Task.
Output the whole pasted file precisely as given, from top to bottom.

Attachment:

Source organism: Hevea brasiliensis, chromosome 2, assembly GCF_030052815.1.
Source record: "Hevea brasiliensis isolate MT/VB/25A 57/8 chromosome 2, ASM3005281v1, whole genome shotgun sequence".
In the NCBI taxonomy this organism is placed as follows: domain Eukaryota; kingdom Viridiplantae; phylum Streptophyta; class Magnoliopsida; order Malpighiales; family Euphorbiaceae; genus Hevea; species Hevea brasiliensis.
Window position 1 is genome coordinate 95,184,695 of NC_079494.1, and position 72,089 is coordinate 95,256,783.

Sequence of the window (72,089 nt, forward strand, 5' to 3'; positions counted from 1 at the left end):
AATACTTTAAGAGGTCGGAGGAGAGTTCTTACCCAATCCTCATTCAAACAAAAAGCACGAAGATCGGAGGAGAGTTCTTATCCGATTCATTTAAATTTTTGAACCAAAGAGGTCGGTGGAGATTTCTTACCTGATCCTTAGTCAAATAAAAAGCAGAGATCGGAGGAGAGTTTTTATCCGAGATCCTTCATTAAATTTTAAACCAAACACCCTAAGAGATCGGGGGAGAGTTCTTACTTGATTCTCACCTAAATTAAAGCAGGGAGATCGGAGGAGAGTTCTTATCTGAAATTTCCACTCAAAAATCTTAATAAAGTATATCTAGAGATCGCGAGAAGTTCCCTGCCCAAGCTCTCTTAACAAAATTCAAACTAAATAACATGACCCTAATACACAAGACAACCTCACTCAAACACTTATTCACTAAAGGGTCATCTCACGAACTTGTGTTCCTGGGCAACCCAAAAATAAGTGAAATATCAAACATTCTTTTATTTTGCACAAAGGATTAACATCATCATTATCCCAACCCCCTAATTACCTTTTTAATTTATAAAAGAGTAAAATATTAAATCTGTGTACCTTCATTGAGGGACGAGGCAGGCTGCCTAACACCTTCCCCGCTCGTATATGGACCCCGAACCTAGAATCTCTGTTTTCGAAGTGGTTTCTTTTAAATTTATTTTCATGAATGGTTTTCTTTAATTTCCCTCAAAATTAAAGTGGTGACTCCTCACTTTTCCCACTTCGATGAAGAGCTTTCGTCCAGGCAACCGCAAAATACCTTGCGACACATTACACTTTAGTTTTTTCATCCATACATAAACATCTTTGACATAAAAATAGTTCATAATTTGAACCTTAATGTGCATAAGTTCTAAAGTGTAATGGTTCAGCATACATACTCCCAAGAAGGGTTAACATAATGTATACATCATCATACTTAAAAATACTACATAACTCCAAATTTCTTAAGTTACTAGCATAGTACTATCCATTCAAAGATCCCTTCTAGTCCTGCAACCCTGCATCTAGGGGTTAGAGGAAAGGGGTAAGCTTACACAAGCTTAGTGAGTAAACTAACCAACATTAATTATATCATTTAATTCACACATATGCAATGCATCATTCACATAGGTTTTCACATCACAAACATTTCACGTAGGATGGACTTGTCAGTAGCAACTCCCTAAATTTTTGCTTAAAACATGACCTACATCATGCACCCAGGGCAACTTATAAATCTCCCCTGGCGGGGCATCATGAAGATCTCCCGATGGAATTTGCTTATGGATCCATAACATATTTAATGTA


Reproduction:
Source organism: Hevea brasiliensis, chromosome 2, assembly GCF_030052815.1.
Source record: "Hevea brasiliensis isolate MT/VB/25A 57/8 chromosome 2, ASM3005281v1, whole genome shotgun sequence".
In the NCBI taxonomy this organism is placed as follows: domain Eukaryota; kingdom Viridiplantae; phylum Streptophyta; class Magnoliopsida; order Malpighiales; family Euphorbiaceae; genus Hevea; species Hevea brasiliensis.
Window position 1 is genome coordinate 95,184,695 of NC_079494.1, and position 72,089 is coordinate 95,256,783.

Sequence of the window (72,089 nt, forward strand, 5' to 3'; positions counted from 1 at the left end):
AATACTTTAAGAGGTCGGAGGAGAGTTCTTACCCAATCCTCATTCAAACAAAAAGCACGAAGATCGGAGGAGAGTTCTTATCCGATTCATTTAAATTTTTGAACCAAAGAGGTCGGTGGAGATTTCTTACCTGATCCTTAGTCAAATAAAAAGCAGAGATCGGAGGAGAGTTTTTATCCGAGATCCTTCATTAAATTTTAAACCAAACACCCTAAGAGATCGGGGGAGAGTTCTTACTTGATTCTCACCTAAATTAAAGCAGGGAGATCGGAGGAGAGTTCTTATCTGAAATTTCCACTCAAAAATCTTAATAAAGTATATCTAGAGATCGCGAGAAGTTCCCTGCCCAAGCTCTCTTAACAAAATTCAAACTAAATAACATGACCCTAATACACAAGACAACCTCACTCAAACACTTATTCACTAAAGGGTCATCTCACGAACTTGTGTTCCTGGGCAACCCAAAAATAAGTGAAATATCAAACATTCTTTTATTTTGCACAAAGGATTAACATCATCATTATCCCAACCCCCTAATTACCTTTTTAATTTATAAAAGAGTAAAATATTAAATCTGTGTACCTTCATTGAGGGACGAGGCAGGCTGCCTAACACCTTCCCCGCTCGTATATGGACCCCGAACCTAGAATCTCTGTTTTCGAAGTGGTTTCTTTTAAATTTATTTTCATGAATGGTTTTCTTTAATTTCCCTCAAAATTAAAGTGGTGACTCCTCACTTTTCCCACTTCGATGAAGAGCTTTCGTCCAGGCAACCGCAAAATACCTTGCGACACATTACACTTTAGTTTTTTCATCCATACATAAACATCTTTGACATAAAAATAGTTCATAATTTGAACCTTAATGTGCATAAGTTCTAAAGTGTAATGGTTCAGCATACATACTCCCAAGAAGGGTTAACATAATGTATACATCATCATACTTAAAAATACTACATAACTCCAAATTTCTTAAGTTACTAGCATAGTACTATCCATTCAAAGATCCCTTCTAGTCCTGCAACCCTGCATCTAGGGGTTAGAGGAAAGGGGTAAGCTTACACAAGCTTAGTGAGTAAACTAACCAACATTAATTATATCATTTAATTCACACATATGCAATGCATCATTCACATAGGTTTTCACATCACAAACATTTCACGTAGGATGGACTTGTCAGTAGCAACTCCCTAAATTTTTGCTTAAAACATGACCTACATCATGCACCCAGGGCAACTTATAAATCTCCCCTGGCGGGGCATCATGAAGATCTCCCGATGGAATTTGCTTATGGATCCATAACATATTTAATGTA